Subverting the Script: 'Homeland' Graffiti Artists Use Same Techniques as Native Americans

On a recent "Homeland" episode, Carrie Mathison strode purposefully past a wall scrawled with a rather incongruous message: "Homeland is racist."
This post was published on the now-closed HuffPost Contributor platform. Contributors control their own work and posted freely to our site. If you need to flag this entry as abusive, send us an email.


On a recent "Homeland" episode, Carrie Mathison strode purposefully past a wall scrawled with a rather incongruous message: "Homeland is racist." Despite the fact that the message was written in Arabic, the fifth most widely-spoken language in the world, apparently no one on the "Homeland" set noticed. Throughout the episode, the camera pans blithely past messages as varied as "Homeland is NOT a series," "The situation is not to be trusted," and "This show does not represent the views of the artists." Down one dark alleyway one can even glimpse a literal Arabic transliteration of the hashtag #BlackLivesMatter.

This powerful act of textual subversion, a literal mise en abîme, was broadcast worldwide and publicly announced in an English-language statement posted online by three German-based graffiti artists: Heba Amin, Caram Kapp, and Stone. In their brilliantly crafted and pointedly written statement, they describe how they were approached by the show's producers in the summer of 2015, who were looking for "Arabian street artists" to decorate the set of the refugee camp, which was being painstakingly reproduced by the set designers in a former animal feed plant outside of Berlin.

The call for "Arabian" artists was probably the first sign of the superficiality of the producers' understanding of the Middle East. "Arabian" is an adjective that modifies people or things specifically originating in the Arabian Peninsula - not speakers and writers of Arabic, the proper term for the language. The artists appear to have appropriated the misnomer in a further ironic snub.

In perhaps the worst affront, the producers provided the artists with images of "authentic" Arabic graffiti as an example of what they were looking for. The only problem was that their examples turned out to be pro-Assad graffiti. It's difficult to imagine a greater insult in a refugee camp housing Syrians fleeing Assad's barrel bombs. Confronted with the act of artistic sabotage, Alex Gansa, the show's creator and executive producer, told a reporter, "as Homeland always strives to be subversive in its own right and a stimulus for conversation, we can't help but admire this act of artistic sabotage."

While Homeland wants to think of itself as being subversive, it's actually following a script that has dominated American television and film for decades. Take, for example, the portrayal of Native Americans during the heyday of Westerns between the 1930s-1970s.

Just as in Homeland, Westerns often developed their narrative tension around disputed lands or around contested ideas of governance and sovereignty, but they made invisible the fundamental context of the disputes: land claims. The stories then became stories of good people simply trying to make their way in a hostile place while making the world better in the process.

Like Homeland's portrayal of Mathison, in the case of Westerns, storylines often feature families trying to make a better life for themselves on a hostile frontier, or they portray the army as simply trying to make that possible. Devoid of a deeper discussion of the underlying tensions, directors could then portray any who tried to hinder settlement as fundamentally irrational, aggressive, and hostile.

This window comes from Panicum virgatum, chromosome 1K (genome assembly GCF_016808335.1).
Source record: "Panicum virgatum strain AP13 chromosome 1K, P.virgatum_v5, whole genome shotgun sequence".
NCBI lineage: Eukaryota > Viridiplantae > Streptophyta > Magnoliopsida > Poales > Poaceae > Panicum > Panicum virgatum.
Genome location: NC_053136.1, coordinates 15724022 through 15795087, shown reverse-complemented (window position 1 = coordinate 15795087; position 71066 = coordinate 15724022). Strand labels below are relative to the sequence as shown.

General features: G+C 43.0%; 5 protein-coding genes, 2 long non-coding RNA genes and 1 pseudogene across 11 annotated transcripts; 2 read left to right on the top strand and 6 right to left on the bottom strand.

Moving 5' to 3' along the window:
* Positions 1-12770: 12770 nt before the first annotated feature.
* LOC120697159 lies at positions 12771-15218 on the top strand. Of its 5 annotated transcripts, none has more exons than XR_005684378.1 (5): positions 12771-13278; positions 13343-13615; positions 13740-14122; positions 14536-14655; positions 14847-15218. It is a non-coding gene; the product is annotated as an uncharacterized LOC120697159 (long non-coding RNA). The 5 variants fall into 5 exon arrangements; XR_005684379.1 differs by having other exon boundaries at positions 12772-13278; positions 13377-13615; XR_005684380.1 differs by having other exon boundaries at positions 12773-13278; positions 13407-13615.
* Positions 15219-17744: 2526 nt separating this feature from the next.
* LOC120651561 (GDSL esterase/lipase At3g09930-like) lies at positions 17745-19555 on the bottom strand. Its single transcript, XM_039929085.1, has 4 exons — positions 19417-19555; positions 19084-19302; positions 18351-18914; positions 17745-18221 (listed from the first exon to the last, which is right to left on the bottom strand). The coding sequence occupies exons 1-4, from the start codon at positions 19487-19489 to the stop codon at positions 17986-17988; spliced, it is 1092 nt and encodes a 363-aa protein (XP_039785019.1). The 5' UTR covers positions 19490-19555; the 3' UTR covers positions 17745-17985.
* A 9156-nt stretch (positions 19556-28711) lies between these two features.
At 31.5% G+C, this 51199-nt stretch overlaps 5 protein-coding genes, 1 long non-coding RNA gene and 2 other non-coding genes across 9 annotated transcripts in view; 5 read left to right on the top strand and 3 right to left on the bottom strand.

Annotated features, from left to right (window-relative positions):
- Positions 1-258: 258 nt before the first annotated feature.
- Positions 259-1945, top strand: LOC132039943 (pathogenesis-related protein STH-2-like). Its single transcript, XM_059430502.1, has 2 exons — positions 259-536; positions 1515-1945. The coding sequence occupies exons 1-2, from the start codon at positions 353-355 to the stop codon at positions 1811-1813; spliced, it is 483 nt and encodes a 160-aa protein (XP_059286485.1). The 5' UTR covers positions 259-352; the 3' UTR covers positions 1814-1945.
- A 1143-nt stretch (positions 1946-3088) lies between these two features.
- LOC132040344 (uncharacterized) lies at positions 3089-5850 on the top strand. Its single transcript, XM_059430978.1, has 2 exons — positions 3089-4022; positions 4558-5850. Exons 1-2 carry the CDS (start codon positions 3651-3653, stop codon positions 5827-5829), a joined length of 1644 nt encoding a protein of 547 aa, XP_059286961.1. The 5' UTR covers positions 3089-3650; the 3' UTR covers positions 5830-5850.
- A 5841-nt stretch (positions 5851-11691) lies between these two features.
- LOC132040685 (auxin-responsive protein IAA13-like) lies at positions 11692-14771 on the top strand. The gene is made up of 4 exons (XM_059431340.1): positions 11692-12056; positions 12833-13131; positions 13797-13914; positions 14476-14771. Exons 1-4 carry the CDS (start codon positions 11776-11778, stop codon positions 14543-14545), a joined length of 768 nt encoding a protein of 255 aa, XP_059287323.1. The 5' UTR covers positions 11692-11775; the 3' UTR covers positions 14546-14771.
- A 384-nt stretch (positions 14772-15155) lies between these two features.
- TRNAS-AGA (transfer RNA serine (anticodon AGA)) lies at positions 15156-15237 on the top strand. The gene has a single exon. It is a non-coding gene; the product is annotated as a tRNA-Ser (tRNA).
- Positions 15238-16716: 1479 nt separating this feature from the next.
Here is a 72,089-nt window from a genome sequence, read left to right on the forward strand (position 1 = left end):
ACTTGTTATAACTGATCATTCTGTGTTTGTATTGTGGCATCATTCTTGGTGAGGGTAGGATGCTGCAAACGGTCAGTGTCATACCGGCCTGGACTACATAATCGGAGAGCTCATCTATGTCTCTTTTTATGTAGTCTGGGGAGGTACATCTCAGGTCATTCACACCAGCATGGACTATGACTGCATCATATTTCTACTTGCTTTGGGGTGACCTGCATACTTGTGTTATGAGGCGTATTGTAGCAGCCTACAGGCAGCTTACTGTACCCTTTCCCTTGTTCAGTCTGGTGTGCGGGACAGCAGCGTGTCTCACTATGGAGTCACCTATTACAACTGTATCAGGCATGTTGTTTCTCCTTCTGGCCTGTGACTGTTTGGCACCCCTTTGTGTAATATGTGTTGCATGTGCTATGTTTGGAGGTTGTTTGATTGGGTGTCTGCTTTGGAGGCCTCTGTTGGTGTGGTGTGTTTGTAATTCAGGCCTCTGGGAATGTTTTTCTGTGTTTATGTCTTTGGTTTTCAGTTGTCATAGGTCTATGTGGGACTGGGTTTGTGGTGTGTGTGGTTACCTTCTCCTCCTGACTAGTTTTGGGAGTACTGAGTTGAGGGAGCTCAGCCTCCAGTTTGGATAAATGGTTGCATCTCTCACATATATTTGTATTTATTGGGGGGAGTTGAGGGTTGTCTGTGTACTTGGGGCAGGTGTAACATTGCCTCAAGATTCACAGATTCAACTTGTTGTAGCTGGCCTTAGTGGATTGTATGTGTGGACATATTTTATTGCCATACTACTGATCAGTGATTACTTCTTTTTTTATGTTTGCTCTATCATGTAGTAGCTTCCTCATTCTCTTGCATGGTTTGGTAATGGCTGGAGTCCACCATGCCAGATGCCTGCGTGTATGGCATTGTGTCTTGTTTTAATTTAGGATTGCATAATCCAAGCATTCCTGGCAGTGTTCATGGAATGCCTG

But as with Homeland, Native American actors often found powerful ways to subvert the dominant narrative, often, in the process, using humor to make the director look like an ignorant fool. For instance, in the 1964 movie "A Distant Trumpet" the Navajo actors were told to translate their lines into their own language. One Navajo actor took the opportunity to address a white actor dressed as a cavalry officer with the following statement in Navajo: "You're like a snake crawling in your own shit."

In another 1964 classic, "Cheyenne Autumn," Navajos playing Cheyenne Indians inserted humorous off-color remarks and insulted the commanding officer, much to the amusement of other Navajo speakers, audience members, and Neil Diamond (Cree), director of the documentary "Reel Injun" who documents the "Distant Trumpet" translation in his 2009 film.

Obviously, these subversive acts make plain Hollywood's limited representational sphere for Arabs, Native Americans, and people of color, placing them in stark - and violent - contrast to the richly detailed sphere accorded to white American and European characters.

The subversive graffiti campaign worked because not a single Homeland producer checked back in to read the Arabic messages painted on the walls.

As we are entering our thirteenth year of war in the Middle East, we'd like to ask the producers of Homeland, isn't it about time you learned a little Arabic?

And, maybe a little more Navajo too?

Erika Bsumek is an Associate Professor of American History at the University of Texas at Austin. She is a specialist in Native American history and has written about on how Navajos are represented in American culture.

Stephennie Mulder is an Associate Professor of Art History and Middle Eastern Studies at the University of Texas at Austin. She is a specialist in Islamic art and architecture who worked for over a decade in Syria.

Bsumek and Mulder are public voices fellows with The OpEd Project.